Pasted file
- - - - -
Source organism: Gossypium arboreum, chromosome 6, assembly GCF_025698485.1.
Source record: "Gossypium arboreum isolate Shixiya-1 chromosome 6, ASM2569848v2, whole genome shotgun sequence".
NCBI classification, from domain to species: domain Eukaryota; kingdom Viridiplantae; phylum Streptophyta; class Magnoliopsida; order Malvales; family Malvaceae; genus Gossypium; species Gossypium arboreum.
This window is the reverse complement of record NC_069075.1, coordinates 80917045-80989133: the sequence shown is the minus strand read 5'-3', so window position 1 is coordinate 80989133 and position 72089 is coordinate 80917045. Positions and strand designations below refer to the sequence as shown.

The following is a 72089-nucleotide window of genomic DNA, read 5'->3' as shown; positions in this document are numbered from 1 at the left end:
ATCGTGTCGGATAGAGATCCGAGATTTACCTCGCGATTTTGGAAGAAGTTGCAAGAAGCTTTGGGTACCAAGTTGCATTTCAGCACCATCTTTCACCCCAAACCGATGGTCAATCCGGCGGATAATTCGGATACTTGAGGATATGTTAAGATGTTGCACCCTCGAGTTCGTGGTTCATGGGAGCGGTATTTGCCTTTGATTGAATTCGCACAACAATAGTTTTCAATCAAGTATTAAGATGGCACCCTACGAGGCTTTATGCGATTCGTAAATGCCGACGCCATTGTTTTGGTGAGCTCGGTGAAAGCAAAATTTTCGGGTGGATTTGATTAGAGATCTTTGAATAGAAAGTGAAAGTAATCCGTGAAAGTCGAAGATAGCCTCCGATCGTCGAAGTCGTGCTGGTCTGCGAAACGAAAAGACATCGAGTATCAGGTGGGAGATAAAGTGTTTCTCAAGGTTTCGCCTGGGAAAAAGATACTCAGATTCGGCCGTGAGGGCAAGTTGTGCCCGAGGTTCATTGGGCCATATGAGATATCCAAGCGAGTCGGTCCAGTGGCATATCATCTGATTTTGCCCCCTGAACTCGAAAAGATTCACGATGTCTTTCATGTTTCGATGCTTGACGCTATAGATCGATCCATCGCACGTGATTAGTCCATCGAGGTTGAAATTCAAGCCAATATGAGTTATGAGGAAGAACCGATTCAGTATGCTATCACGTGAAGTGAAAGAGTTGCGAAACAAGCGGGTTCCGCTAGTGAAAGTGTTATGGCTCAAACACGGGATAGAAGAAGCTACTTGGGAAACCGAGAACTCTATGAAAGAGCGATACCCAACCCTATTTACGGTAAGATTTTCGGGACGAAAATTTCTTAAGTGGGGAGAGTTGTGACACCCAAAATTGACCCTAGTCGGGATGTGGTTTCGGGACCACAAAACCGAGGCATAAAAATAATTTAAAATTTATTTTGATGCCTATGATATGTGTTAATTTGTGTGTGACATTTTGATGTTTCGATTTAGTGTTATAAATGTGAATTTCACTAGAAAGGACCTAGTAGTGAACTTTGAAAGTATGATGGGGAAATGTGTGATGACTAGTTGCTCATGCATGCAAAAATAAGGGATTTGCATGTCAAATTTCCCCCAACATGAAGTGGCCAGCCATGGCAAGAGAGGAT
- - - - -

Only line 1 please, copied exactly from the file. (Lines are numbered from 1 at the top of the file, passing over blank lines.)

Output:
Source organism: Gossypium arboreum, chromosome 6, assembly GCF_025698485.1.